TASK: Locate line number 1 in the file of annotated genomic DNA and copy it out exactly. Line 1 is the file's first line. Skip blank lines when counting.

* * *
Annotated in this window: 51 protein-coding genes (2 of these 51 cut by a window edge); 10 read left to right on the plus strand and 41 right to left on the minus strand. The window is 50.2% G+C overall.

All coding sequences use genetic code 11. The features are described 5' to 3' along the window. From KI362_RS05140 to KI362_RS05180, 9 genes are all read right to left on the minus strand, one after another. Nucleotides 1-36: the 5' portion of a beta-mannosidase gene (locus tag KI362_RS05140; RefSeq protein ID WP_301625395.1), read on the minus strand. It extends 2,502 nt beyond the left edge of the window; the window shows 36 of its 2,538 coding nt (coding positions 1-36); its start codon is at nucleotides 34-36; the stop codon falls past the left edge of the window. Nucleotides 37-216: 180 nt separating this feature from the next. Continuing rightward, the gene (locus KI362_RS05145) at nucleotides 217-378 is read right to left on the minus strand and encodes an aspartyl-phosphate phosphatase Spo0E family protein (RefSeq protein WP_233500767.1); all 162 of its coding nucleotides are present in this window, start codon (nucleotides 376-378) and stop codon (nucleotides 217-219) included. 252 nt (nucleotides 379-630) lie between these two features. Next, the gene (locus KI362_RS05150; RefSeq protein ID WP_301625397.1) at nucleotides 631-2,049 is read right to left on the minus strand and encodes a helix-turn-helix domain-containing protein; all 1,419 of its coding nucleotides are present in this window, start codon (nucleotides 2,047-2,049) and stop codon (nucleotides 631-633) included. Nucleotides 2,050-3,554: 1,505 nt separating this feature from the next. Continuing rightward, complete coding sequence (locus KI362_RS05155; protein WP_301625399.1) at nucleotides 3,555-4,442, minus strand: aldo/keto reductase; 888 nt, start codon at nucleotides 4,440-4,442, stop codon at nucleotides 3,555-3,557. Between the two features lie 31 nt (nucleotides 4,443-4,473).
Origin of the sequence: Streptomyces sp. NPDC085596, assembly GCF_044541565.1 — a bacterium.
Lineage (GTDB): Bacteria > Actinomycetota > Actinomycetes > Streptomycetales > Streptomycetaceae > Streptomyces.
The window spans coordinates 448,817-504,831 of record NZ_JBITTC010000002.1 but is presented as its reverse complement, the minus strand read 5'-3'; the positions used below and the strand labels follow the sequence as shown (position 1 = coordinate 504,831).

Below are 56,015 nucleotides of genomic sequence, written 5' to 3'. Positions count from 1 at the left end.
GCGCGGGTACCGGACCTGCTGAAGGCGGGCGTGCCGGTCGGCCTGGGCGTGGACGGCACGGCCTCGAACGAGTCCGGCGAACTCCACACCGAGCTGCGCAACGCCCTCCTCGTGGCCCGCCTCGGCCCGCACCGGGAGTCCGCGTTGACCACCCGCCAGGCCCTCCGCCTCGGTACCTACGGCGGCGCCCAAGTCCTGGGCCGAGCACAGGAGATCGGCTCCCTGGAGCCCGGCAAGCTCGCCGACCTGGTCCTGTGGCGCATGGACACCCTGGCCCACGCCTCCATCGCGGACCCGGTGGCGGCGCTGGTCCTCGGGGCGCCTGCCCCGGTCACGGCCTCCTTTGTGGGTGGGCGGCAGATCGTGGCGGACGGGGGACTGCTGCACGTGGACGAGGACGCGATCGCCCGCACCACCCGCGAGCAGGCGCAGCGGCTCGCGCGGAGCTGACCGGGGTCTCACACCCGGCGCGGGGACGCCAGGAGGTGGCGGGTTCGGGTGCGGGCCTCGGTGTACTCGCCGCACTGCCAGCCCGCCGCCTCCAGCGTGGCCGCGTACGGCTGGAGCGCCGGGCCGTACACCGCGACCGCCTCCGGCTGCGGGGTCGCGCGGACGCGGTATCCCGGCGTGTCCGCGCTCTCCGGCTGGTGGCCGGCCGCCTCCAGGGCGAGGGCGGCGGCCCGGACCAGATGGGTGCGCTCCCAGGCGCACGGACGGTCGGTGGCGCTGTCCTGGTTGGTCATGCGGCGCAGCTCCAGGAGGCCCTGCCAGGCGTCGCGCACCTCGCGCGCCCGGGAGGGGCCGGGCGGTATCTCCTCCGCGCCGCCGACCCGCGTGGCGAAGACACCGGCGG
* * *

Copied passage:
Annotated in this window: 51 protein-coding genes (2 of these 51 cut by a window edge); 10 read left to right on the plus strand and 41 right to left on the minus strand. The window is 50.2% G+C overall.